Please use this identifier to cite or link to this item: http://hdl.handle.net/10397/13351
Title: Achieving subjective well-being around the world : the moderating influence of gender, age and national goals for socializing children
Authors: Lun, VMC
Bond, MH
Keywords: Age and gender
Culture
Needs satisfaction
Socialization goals for children
Subjective well-being
Issue Date: 2015
Publisher: Kluwer Academic Publishers
Source: Journal of happiness studies, 2015 How to cite?
Journal: Journal of Happiness Studies 
Abstract: We propose that one’s subjective well-being (SWB) arises from the satisfaction of one’s basic needs, but that the importance of attaining specific needs will vary according to one’s gender, age, and national culture. We argue that the role of one’s national-cultural background in that process can best be unpackaged in terms of the emphasis of a nation’s citizens on the goals for socializing children, namely, self-directedness versus other-directedness and civility versus practicality. Accordingly, we analyzed the responses of 65,025 persons across 50 nations to questions on the World Values Survey about their perceived state of health, financial satisfaction, trust of in-group members, and sense of personal control over events. Using HLM analysis, we showed that all four factors were significant predictors of SWB pan-nationally, but that the linkages of financial satisfaction and trust of in-group members to SWB were moderated by a nation’s self-directedness and civility; those of financial satisfaction and health were moderated by age. These results indicate that the socialization emphases characterizing one’s national culture operate to make some of the key contributors to one’s SWB more or less predictive. Cross-national studies are thereby vindicated in their capacity to reveal nation-specific formulas for psychological processes leading to SWB.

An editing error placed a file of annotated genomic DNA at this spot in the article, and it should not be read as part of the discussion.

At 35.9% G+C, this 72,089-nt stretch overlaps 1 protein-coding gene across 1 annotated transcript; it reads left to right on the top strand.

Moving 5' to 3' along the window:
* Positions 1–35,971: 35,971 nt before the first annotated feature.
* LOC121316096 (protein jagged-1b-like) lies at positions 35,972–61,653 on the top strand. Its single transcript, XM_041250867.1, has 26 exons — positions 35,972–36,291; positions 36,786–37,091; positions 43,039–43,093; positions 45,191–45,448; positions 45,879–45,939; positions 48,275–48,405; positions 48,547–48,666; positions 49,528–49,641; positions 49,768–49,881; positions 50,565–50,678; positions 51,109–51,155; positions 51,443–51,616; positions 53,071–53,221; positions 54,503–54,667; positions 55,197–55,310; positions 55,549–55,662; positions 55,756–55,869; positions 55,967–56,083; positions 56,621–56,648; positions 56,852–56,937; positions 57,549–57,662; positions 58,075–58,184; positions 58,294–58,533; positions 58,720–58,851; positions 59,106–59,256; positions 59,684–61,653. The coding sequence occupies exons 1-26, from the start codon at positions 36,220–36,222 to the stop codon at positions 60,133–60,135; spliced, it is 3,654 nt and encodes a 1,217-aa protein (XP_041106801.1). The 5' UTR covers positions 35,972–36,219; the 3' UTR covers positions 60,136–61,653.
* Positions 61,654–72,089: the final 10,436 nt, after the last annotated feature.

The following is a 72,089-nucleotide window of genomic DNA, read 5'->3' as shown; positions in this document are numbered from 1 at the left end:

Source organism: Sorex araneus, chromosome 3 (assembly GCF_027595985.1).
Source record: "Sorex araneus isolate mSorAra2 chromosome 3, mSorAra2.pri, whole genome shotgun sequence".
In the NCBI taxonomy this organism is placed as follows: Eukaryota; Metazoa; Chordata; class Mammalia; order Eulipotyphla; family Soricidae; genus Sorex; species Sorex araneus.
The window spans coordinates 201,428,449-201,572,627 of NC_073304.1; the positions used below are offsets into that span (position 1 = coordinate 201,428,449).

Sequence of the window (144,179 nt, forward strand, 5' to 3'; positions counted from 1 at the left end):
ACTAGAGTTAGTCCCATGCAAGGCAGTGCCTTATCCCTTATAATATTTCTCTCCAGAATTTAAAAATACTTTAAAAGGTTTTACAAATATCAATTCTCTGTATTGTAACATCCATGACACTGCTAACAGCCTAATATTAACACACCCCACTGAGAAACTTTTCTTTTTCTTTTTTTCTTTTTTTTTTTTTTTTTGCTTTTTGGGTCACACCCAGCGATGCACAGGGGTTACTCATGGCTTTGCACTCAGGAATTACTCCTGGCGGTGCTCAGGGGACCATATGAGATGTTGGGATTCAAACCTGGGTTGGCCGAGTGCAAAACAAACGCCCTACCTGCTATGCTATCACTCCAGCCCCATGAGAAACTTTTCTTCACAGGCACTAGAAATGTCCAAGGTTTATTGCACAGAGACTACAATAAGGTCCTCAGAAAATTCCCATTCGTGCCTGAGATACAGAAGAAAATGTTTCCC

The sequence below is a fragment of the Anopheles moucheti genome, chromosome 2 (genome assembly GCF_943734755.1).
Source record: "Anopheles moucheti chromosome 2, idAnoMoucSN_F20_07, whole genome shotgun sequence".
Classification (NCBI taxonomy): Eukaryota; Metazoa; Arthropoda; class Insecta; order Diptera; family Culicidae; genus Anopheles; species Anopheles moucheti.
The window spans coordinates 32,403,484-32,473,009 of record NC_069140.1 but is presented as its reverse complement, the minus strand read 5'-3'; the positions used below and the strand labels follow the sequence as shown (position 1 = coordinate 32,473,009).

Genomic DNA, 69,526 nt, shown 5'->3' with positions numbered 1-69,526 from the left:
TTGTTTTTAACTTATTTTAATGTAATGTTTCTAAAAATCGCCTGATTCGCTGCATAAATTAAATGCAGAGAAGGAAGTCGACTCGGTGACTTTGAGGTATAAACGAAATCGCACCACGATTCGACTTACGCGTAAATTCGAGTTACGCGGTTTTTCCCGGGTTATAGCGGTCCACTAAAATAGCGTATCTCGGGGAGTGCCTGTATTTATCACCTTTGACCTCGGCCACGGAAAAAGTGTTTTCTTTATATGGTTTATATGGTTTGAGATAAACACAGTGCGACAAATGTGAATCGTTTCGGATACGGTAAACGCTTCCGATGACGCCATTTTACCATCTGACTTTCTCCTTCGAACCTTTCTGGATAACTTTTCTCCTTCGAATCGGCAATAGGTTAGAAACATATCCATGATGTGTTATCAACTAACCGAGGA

URI: http://hdl.handle.net/10397/13351
ISSN: 1389-4978
DOI: 10.1007/s10902-015-9614-z
Appears in Collections:Journal/Magazine Article

Access
View full-text via PolyU eLinks SFX Query
Show full item record

SCOPUSTM   
Citations

1
Last Week
0
Last month
0
Citations as of Jun 17, 2017

WEB OF SCIENCETM
Citations

1
Last Week
0
Last month
0
Citations as of Jun 15, 2017

Page view(s)

47
Last Week
3
Last month
Checked on Jun 18, 2017

Google ScholarTM

Check

Altmetric



Items in DSpace are protected by copyright, with all rights reserved, unless otherwise indicated.